Plaintiff is a 53 year old man (as of January 22, 2009) with an eighth-grade education and a general equivalency diploma. (Pl.'s Mot. for J. of Reversal at 2.) Plaintiff argues that he is disabled due to being HIV positive and paranoid. (Id. at 1.) After undergoing an intake interview at Community Connections on February 21, 2003 plaintiff was diagnosed with schizophrenia, paranoid type, and cocaine and alcohol dependence in early full remission. (Tr. 119, 123.) Noting these diagnoses, a Disability Determination physician completed a Physical Residual Functional Capacity Assessment on July 9, 2003, finding plaintiff to be capable of work at all exertional levels. (Id. 144-150.) On October 31, 2003 plaintiff visited Community Connections for an episode of alcohol/drug abuse and it was noted at this time that plaintiff had never been hospitalized for mental health. (Id. 158.) On February 6, 2004, plaintiff went in for a consultative psychological evaluation. (Id. 178-181.) At this time it was noted that plaintiff had been incarcerated a series of times, had worked mainly as a construction worker, there were some residuals of a thought disturbance, and plaintiff's IQ results ranged from a score of 68 to 79, putting plaintiff between the "mentally deficient and borderline range of intellectual activity." (Id.; Def.'s Mot. of Affirmance at 4.) On February 27, 2004 a psychiatrist completed a Psychiatric Review Technique form and a Mental Residual Functional Capacity Assessment after reviewing plaintiff's records. (Tr. 184-201.) The psychiatrist noted that plaintiff remained "mentally capable of performing routine tasks if abstaining from substances and compliant with treatment." (Id. 200.) Further, plaintiff was found to be only moderately limited in daily living activities, maintaining social functioning, and maintaining concentration, persistence, or pace. (Id. 194; Def.'s Mot. of Affirmance at 4.) On July 9, 2004, a second Residual Functional Capacity Assessment was completed and this examiner found plaintiff was able to lift 100 pounds or more occasionally and 50 pounds or more frequently; plaintiff can sit, stand, and walk about 6 hours out of 8 hours in a day, push and/or pull to an unlimited degree; and plaintiff is able to climb, balance, stoop, kneel, crouch, and crawl. (Tr. 207-214.)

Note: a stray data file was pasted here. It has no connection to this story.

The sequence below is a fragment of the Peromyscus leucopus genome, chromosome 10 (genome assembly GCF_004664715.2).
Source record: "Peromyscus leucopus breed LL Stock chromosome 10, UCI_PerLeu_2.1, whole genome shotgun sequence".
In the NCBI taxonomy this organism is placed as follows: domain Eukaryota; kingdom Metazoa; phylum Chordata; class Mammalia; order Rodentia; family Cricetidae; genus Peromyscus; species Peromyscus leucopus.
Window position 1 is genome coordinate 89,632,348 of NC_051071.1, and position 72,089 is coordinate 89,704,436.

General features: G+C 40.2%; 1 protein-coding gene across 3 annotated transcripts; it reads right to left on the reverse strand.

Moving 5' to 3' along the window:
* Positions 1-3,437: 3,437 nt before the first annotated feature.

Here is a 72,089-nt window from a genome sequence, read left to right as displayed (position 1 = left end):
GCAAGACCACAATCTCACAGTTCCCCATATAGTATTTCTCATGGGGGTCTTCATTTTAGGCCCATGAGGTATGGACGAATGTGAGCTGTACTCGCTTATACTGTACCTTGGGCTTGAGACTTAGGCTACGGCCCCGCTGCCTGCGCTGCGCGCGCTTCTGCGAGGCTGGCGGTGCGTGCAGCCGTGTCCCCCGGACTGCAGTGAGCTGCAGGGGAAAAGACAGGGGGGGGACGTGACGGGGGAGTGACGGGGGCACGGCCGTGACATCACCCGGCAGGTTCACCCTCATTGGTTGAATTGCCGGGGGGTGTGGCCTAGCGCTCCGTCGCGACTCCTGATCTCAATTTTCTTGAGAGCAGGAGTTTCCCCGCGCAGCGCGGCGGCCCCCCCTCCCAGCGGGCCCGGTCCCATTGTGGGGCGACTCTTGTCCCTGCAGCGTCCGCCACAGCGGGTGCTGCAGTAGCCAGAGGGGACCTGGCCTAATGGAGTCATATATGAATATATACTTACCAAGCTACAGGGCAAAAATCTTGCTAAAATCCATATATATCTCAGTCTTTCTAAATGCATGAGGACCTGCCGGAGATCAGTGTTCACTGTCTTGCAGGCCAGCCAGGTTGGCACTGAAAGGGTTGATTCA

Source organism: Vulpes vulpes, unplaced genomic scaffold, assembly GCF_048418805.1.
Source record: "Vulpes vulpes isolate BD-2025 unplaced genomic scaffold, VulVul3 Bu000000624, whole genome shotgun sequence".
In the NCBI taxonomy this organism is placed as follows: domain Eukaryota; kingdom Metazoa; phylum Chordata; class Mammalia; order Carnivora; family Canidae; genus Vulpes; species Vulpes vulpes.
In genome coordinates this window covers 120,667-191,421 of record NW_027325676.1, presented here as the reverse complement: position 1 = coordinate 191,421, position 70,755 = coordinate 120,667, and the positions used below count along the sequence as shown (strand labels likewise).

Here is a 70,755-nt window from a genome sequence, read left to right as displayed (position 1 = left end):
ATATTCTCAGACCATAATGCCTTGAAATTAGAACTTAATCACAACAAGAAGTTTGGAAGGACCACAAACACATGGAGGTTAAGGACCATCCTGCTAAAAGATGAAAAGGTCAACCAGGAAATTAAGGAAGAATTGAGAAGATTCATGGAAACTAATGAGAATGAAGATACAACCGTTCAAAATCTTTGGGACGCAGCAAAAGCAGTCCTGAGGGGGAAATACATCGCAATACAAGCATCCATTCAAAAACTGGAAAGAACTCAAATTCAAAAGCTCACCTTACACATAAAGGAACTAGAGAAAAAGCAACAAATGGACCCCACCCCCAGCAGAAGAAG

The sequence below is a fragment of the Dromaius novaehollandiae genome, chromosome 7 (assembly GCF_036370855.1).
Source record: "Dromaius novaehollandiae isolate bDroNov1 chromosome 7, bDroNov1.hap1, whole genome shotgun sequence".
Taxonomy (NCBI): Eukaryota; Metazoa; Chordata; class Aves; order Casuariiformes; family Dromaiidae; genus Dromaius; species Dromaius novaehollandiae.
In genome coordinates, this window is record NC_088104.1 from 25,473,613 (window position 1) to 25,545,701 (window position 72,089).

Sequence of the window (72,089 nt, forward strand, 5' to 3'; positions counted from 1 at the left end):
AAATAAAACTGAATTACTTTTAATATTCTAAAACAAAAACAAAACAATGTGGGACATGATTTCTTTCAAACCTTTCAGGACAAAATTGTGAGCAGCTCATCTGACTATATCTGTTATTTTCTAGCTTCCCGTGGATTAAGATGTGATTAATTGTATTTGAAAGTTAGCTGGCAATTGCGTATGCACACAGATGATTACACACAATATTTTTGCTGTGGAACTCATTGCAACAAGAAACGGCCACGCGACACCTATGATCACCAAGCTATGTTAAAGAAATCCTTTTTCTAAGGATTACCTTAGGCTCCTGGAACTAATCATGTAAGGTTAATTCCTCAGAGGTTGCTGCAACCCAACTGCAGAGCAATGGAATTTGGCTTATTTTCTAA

In the past plaintiff has worked as a laborer-working only at the substantial gainful activity level since 1970 in 1994 and 1996. (Id.) Plaintiff testified that he currently works with a temporary job agency working whenever there is a job available. (Id. 237-38.) A vocational expert ("VE"), Martin Kranitz, testified that plaintiff's past work appeared to be unskilled and medium exertional work. (Id. 248-49.) During his testimony the VE was asked a series of hypothetical questions by the ALJ in regards to plaintiff. (Id. 249-254.) Ultimately, the VE concluded that even with limitations there were numerous jobs available locally and nationally for plaintiff to perform. (Id.)